Recently, Amazon got together six horror writers that you’ve likely heard of and tasked them with writing short stories about monsters. The collection is called “Creature Feature.” And, in anticipation of Halloween, I figured it would be fun to go over each of the books in the set individually throughout the month. Then, we’ll see which one is the best of the bunch.
We’ll be going over them in the order they’re presented, continuing with…
“It Waits in the Woods” by Josh Malerman
If there was an award for the most middle-of-the-road story in this collection, “It Waits in the Woods” would currently win. It has a typical monster idea and a good enough premise to introduce a monster, but the issues I (spoiler) also had with “In Bloom” are also here, dragging it down.
What I mean is “It Waits in the Woods” overplays its hand. There’s too much prose devoted to hashing out the same general pieces of information, and it’s not doing that for some spectacular payoff. It’s just filling pages.
The basic premise is a girl who lost her sister has had her life slowly dissolved by a combination of guilt, grief, and how her parents treat her. And even after she leaves them, she decides to do all she can to find out what really happened to her sister…and if a monster got her.
Through that idea, “It Waits in the Woods” explores a few things. Our main girl is heavily interested in filming, in making movies, in directing them especially, and there’s a clear love for the art form. “It Waits in the Woods” is basically about going into a forest alone—which is not a fresh concept for horror—but it being cliché barely registered because the story stays in her head, explores her motivation, how her art connects to the tragedy, and ponders how grief can affect an artist.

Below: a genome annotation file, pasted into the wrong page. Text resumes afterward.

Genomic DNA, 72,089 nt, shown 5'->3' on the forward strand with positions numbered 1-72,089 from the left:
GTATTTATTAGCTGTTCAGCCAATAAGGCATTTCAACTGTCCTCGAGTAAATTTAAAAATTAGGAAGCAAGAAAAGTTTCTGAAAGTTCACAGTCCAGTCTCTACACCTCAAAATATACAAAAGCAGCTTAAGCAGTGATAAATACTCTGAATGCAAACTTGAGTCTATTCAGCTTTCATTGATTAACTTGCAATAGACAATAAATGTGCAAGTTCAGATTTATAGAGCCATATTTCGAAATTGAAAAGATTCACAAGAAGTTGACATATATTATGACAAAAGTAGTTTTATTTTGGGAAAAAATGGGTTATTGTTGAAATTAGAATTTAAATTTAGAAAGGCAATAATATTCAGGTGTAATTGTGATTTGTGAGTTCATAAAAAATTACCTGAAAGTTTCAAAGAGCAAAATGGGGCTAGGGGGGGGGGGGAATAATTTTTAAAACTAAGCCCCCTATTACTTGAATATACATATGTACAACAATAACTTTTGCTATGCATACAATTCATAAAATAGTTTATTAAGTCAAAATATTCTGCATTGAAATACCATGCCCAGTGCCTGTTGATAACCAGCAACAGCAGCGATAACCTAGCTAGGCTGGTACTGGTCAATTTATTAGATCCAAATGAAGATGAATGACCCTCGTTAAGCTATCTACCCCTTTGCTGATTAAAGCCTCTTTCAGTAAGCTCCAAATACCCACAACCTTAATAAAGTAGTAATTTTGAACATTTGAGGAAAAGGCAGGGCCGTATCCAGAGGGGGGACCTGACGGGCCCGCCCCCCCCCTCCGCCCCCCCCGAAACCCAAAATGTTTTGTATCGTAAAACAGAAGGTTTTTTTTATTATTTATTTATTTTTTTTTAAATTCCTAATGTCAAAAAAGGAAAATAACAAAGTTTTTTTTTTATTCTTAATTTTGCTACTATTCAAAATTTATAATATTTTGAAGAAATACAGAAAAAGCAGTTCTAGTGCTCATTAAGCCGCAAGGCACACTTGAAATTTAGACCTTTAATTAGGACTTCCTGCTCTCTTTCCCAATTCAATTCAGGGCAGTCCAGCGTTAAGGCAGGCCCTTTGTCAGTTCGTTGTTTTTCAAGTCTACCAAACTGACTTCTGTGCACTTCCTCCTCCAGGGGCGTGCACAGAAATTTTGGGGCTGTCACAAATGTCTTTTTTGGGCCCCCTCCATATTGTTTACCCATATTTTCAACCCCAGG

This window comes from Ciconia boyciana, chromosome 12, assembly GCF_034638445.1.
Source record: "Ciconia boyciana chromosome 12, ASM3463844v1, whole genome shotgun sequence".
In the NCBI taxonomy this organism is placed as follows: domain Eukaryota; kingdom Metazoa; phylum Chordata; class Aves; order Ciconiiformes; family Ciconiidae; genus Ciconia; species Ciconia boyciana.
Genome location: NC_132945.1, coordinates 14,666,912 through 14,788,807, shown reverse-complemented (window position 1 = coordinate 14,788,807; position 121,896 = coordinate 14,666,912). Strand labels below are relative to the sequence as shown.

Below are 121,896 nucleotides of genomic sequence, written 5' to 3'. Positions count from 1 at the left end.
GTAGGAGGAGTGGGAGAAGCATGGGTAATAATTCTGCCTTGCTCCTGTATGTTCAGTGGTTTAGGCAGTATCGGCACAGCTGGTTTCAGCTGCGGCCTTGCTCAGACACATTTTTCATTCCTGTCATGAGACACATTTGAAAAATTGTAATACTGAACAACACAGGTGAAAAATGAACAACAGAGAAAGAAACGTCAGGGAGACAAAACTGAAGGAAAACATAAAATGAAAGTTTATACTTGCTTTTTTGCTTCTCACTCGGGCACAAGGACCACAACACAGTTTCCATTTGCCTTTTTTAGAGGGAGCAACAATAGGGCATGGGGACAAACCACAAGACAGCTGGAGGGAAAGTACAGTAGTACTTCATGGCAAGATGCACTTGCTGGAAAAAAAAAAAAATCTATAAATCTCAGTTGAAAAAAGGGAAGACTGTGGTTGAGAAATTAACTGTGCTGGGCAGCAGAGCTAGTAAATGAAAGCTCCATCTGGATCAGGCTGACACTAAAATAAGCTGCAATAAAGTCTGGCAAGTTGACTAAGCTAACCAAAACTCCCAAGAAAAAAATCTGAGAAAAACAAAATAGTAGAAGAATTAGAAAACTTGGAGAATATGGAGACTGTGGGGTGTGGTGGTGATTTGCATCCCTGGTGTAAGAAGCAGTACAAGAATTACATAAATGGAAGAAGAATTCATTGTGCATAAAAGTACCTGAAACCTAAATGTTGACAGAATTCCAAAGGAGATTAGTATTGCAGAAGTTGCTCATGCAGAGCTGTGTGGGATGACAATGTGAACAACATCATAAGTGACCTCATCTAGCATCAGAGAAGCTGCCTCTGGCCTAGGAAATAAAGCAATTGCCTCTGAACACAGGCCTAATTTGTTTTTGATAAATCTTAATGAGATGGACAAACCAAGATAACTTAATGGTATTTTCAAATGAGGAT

But, like I said, the prose of it is overbearing. We start with an extended backstory that could’ve been handled much quicker, and then, as we go through the woods, it doesn’t improve much. Not a lot happens—until everything happens.
Once “It Waits in the Woods” gets going, the prose does speed up, and the descriptions focus more on being scary. We even get some seriously disturbing implications about what the monster does to people before killing them. The story becomes an intersection between a true-crime story of missing people and straight-up folklore horror with fairy tale logic, and for the most part, it does succeed in establishing both tones simultaneously.
That said, the story also ends rather abruptly. I’m not going to spoil it, but there are a lot of loose ends here. Sometimes, yes, that’s not a bad thing for horror. Some stories leave things open-ended in an attempt to make the story stick with the audience, allow their own interpretations, and make them ponder the potential future of these characters. But that concept isn’t explored nearly as deeply as would’ve been expected with this setup. It plants seeds that get little water. It almost reads like the inciting incident for a different, longer story.
If I liked “It Waits in the Woods” more, I would say something akin to wanting a full book. There’s certainly enough material. But I don’t want that—and I can only mildly recommend this short story. I wish the monster fit the narrative better, that the metaphors, if there are any intentional ones, more cleanly connected. Maybe “It Waits in the Woods” is trying to say something deeper about identity and emotions than I caught, but it doesn’t give enough clues for me to suss out anything substantial. In the one way it might have been interesting, it seems to not info-dump about its themes. All it does is make us wait around for something spooky to happen.
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